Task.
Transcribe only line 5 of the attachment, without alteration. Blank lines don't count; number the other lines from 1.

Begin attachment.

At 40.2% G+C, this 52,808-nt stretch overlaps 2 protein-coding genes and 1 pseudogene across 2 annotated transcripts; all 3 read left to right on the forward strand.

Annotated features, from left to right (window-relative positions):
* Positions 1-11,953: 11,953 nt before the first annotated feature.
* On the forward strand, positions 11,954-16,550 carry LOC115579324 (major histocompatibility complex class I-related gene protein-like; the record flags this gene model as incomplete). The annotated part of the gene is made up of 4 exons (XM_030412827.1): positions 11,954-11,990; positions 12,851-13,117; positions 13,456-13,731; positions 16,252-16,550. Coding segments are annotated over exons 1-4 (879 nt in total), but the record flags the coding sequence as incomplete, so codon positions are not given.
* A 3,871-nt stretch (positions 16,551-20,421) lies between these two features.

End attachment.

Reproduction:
* A 3,871-nt stretch (positions 16,551-20,421) lies between these two features.